a: Part of my special journey at ASU is doing sustainable research in chemistry with Dr. Laura Ackerman. She was the first professor who believed in me and gave me the opportunity to do organic chemistry research with her. My love for the field of organic chemistry was born out of her love, support and enthusiasm. This experience I will always carry with me. It shaped me to become a stronger individual and scholar. Thank you, Dr. Ackermann, for feeding my love of chemistry! you are the best!

Q: Which professor taught you the most important lesson while you were at ASU, and what was it?

a: It was Dr. Donald Vexico who taught me the most important lessons during my studies at Arizona State University. He was one of the first professors I took a class with at ASU in the fall of 2019. I will never forget the advice he gave me, which will always stay with me. He told me to fake it until I made it, and he was right. Very often, I encountered impostor syndrome, doubting myself and my abilities. However, it has always encouraged me to believe that I have to be myself and do it in order to do it. Looking back, it was one of the most private lessons I’ve ever learned.

Q: What is the best advice you would give to those still in school?

a: Don’t say no to yourself. You will face many doubts and insecurities during your trip. However, we still try, even if everything seems impossible. Never tell yourself no. Always try to do what you love in the best possible way. You are much more capable than you give yourself credit for. Everything has its time, and it may not look good now, but trust that it will get better. I’ve got this!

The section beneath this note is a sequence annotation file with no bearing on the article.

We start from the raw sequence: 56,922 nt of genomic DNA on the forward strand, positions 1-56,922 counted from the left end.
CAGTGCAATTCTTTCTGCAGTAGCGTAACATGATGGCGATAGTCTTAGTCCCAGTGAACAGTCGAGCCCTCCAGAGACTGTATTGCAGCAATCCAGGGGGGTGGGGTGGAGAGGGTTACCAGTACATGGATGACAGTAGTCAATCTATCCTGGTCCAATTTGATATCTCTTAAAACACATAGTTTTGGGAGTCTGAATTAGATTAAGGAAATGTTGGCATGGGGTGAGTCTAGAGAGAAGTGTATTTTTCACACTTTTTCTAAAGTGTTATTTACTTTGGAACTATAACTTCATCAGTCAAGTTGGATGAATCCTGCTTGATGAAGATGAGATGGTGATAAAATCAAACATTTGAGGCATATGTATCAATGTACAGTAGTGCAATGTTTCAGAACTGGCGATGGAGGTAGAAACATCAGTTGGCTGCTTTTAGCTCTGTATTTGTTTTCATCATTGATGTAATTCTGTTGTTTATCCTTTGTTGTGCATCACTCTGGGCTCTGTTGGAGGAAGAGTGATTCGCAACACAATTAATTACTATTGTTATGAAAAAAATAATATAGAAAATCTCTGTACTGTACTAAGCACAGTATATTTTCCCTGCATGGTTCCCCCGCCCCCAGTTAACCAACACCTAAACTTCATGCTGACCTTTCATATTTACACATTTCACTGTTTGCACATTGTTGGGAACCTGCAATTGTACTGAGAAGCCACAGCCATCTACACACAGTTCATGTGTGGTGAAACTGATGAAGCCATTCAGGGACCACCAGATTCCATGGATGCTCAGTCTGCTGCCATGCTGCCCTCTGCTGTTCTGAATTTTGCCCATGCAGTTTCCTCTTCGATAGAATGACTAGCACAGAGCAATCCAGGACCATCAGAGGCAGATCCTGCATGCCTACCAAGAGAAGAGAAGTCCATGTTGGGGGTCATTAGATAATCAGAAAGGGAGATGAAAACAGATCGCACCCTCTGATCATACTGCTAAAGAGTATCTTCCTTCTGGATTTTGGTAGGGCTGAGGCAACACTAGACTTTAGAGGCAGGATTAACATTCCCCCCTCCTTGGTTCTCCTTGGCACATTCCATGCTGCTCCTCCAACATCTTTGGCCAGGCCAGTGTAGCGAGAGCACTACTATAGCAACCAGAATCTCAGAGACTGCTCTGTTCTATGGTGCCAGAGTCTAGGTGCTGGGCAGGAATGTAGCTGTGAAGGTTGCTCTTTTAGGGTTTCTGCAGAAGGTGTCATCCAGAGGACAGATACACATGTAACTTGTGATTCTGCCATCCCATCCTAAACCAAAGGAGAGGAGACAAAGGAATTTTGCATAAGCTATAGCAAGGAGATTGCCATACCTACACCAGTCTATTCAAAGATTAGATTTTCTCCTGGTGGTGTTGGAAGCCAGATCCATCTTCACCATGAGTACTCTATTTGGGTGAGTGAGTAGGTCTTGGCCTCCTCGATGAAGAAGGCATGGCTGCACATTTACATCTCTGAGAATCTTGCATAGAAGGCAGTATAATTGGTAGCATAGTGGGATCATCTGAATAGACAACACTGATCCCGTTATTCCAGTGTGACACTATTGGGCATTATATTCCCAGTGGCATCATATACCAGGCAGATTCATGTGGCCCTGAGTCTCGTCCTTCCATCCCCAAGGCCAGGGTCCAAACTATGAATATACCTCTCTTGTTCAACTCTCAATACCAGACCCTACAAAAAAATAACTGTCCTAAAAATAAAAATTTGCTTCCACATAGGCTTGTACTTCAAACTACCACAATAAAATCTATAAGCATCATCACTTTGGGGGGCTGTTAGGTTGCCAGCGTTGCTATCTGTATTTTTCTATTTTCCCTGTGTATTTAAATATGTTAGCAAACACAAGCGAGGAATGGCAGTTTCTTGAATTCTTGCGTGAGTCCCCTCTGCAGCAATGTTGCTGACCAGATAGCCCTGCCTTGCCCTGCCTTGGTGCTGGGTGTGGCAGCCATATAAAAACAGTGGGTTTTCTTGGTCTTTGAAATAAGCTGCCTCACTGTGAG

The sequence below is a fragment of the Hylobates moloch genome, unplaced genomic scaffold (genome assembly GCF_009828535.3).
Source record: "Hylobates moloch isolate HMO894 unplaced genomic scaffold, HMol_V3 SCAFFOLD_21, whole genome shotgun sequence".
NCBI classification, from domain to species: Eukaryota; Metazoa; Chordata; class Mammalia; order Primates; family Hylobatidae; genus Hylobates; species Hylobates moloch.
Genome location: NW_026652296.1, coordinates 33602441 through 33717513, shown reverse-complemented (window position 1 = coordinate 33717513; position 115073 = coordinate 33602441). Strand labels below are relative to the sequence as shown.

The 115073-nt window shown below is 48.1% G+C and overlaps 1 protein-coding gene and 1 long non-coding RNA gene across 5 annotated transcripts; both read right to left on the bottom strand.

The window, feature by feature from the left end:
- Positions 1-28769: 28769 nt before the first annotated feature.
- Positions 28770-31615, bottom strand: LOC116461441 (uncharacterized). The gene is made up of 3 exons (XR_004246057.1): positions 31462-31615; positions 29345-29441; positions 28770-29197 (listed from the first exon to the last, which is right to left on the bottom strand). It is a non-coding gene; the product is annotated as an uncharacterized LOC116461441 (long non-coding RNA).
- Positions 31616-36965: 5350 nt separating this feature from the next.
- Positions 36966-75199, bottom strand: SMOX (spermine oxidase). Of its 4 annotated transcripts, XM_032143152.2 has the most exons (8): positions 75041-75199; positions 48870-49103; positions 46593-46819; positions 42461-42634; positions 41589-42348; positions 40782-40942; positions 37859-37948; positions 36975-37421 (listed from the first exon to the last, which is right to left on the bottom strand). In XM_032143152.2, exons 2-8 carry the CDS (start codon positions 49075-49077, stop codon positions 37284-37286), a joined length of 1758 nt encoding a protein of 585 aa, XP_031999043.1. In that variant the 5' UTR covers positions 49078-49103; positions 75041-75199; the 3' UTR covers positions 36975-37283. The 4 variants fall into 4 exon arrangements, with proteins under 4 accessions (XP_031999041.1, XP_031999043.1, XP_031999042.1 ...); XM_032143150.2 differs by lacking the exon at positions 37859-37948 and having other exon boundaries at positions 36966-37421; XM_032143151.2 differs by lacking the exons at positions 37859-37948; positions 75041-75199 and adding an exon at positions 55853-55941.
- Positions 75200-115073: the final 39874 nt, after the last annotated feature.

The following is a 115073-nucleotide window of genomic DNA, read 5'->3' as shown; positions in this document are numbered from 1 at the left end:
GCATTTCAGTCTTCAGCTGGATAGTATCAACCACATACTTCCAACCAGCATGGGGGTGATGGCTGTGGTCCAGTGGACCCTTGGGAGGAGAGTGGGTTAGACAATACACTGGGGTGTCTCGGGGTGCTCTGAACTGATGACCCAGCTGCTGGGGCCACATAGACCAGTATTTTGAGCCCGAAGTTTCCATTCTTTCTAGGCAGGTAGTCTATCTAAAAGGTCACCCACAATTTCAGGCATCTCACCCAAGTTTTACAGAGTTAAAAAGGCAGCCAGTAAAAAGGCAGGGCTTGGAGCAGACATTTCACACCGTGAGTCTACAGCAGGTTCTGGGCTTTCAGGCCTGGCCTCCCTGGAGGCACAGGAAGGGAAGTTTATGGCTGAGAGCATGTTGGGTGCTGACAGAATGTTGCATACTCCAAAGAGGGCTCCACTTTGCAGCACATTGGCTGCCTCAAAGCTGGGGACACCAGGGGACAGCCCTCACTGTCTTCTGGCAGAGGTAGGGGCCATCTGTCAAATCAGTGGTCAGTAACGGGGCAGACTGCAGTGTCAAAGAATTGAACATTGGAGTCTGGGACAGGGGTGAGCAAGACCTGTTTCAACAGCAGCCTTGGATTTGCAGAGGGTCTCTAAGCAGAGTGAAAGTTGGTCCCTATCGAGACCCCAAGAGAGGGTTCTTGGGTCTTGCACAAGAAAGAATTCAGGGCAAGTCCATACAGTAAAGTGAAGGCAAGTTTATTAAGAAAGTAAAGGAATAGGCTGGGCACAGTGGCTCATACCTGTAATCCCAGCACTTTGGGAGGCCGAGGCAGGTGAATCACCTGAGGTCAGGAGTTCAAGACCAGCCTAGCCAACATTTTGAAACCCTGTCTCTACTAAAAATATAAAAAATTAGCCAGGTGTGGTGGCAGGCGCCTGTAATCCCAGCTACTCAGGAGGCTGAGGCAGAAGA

Q: What is your favorite place on campus, whether to study, meet friends, or just think about life?

a: My favorite place to study on the Tempe campus was the Nobel Library. I have been able to get many study sessions and last minute assignments in that library, and it will always be a special place for me. This spot has seen my frustrations, my happiness, my insecurities, and so much more. I made a lot of friends and memories there. It’s probably a place I come back to often if I need to bring back memories.

Q: If someone gave you $40 million to solve one problem on our planet, what would you do?

a: I will address the issue of lack of access to proper health care throughout the world. The enjoyment of the highest attainable standard of health is one of the fundamental rights of every human being regardless of race, religion, beliefs or circumstances. However, currently about 16,000 children die before their fifth birthday. They may die of pneumonia, malaria, diarrhea and other diseases. Children from regions in Africa, the Middle East, South America and Asia are the most affected by such diseases as many of them lack the resources for proper healthcare and treatment. My lifelong goal is to work to reduce healthcare inequality around the world.